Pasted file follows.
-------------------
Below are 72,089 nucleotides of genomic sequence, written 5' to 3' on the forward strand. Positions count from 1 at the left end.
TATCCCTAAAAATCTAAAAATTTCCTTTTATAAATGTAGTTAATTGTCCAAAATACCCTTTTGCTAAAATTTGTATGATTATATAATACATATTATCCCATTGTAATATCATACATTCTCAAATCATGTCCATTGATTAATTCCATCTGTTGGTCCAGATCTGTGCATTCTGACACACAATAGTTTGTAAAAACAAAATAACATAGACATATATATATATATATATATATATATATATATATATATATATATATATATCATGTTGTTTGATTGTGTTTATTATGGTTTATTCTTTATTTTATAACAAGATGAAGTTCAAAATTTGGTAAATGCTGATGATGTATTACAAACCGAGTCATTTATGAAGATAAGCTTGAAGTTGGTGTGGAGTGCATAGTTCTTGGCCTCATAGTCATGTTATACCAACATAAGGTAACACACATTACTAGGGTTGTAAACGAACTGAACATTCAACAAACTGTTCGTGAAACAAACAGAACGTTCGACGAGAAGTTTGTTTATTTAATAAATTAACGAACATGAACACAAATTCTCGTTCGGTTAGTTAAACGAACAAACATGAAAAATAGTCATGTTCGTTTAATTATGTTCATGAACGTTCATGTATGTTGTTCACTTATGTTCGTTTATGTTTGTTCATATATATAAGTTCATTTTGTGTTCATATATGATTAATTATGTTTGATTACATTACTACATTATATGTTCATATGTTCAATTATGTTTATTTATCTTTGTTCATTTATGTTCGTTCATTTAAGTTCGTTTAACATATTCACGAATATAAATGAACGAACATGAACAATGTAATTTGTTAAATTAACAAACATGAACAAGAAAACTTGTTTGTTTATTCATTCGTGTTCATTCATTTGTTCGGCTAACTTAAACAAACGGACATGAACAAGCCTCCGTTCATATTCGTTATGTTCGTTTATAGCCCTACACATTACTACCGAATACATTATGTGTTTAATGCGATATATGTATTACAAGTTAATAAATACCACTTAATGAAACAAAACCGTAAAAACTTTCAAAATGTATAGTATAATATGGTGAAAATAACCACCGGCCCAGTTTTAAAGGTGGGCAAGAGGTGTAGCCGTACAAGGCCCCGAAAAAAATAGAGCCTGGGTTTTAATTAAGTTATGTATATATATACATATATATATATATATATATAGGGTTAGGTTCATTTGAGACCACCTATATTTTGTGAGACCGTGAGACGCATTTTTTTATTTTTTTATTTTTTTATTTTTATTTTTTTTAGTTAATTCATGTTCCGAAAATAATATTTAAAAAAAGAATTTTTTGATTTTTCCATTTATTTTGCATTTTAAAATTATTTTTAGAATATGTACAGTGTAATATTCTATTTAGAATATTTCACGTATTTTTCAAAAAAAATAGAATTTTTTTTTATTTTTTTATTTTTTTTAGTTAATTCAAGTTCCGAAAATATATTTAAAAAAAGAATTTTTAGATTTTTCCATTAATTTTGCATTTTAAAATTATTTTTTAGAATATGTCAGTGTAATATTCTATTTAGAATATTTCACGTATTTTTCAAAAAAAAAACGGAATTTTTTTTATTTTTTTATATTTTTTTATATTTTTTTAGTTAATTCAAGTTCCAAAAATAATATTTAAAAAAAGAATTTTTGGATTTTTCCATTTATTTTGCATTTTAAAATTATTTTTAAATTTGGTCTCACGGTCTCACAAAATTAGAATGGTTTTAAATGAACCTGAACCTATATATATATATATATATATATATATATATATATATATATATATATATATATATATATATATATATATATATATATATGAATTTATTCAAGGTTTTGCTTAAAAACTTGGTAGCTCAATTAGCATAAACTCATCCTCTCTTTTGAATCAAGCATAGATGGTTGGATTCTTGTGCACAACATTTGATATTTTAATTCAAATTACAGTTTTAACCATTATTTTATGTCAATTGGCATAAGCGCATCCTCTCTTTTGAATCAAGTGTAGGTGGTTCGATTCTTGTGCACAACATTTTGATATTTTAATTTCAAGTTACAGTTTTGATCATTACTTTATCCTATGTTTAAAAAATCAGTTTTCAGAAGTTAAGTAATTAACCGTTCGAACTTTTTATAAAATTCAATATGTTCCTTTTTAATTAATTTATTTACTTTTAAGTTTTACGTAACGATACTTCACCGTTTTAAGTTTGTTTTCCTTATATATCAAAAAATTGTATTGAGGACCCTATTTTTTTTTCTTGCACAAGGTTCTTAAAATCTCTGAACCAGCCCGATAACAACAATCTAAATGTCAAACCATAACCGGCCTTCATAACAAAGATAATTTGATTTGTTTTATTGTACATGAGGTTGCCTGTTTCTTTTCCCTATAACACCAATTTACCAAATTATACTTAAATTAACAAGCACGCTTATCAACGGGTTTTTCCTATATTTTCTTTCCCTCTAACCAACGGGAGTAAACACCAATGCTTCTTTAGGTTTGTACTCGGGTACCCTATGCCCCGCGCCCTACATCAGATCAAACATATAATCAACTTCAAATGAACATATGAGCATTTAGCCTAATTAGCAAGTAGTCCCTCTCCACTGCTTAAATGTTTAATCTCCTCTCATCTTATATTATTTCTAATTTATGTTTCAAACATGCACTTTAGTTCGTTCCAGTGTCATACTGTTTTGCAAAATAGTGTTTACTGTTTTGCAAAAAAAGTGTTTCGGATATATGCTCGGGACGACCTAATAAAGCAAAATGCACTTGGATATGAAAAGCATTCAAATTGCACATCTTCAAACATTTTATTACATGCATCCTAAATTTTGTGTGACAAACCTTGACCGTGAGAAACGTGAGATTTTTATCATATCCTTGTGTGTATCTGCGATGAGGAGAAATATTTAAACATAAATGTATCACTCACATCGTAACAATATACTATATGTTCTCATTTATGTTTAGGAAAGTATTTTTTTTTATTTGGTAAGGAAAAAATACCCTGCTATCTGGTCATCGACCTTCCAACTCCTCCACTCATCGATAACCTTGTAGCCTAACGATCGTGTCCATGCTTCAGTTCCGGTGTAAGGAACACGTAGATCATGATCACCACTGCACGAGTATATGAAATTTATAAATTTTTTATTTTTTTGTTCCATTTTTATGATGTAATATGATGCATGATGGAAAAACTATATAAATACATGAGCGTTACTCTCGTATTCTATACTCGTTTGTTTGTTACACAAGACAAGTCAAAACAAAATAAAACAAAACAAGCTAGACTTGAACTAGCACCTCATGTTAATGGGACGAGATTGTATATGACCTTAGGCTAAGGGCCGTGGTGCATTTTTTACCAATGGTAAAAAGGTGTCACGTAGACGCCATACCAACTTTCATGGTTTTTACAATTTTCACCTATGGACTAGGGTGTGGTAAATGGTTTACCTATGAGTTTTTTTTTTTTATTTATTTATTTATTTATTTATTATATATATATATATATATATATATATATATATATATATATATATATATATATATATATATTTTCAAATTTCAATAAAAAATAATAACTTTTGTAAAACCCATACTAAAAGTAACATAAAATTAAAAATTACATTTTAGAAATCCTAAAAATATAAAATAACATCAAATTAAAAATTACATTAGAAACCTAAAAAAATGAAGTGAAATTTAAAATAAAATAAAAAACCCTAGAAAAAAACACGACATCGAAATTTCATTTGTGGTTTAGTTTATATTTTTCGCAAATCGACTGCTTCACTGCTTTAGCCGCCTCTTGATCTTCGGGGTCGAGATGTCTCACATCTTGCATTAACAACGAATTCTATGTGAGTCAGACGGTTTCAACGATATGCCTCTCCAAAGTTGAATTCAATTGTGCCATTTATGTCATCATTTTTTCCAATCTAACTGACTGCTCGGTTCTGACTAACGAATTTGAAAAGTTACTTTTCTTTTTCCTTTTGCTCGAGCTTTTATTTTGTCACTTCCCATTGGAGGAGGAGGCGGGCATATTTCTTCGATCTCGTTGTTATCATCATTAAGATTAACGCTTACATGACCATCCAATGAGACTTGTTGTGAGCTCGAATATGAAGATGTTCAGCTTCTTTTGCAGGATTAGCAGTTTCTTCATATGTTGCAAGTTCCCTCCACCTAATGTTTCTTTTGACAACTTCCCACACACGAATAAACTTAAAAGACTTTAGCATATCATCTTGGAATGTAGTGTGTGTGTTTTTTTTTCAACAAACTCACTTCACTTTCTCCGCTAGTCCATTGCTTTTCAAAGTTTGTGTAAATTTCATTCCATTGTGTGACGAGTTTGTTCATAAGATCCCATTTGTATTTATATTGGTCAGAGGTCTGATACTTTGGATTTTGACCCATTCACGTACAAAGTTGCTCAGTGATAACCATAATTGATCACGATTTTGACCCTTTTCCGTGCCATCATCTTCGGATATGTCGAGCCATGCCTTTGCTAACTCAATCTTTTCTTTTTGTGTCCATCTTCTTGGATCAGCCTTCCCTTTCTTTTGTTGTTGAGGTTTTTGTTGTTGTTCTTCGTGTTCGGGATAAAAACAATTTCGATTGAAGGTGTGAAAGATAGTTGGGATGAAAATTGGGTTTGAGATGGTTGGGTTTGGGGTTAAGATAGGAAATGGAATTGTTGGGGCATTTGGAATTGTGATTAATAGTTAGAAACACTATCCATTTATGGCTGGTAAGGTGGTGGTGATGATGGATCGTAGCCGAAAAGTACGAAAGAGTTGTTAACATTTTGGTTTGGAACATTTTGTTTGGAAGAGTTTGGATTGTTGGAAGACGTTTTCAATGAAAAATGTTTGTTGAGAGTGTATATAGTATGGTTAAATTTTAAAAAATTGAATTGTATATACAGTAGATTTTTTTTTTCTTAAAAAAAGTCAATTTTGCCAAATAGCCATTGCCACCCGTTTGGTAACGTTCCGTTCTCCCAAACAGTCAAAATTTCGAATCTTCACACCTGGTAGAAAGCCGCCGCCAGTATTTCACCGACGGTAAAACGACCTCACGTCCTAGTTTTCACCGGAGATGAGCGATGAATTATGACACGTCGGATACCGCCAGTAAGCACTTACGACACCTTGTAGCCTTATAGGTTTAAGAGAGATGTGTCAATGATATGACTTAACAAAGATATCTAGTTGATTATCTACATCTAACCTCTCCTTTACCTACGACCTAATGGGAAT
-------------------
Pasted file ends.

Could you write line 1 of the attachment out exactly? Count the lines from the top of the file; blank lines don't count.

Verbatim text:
Below are 72,089 nucleotides of genomic sequence, written 5' to 3' on the forward strand. Positions count from 1 at the left end.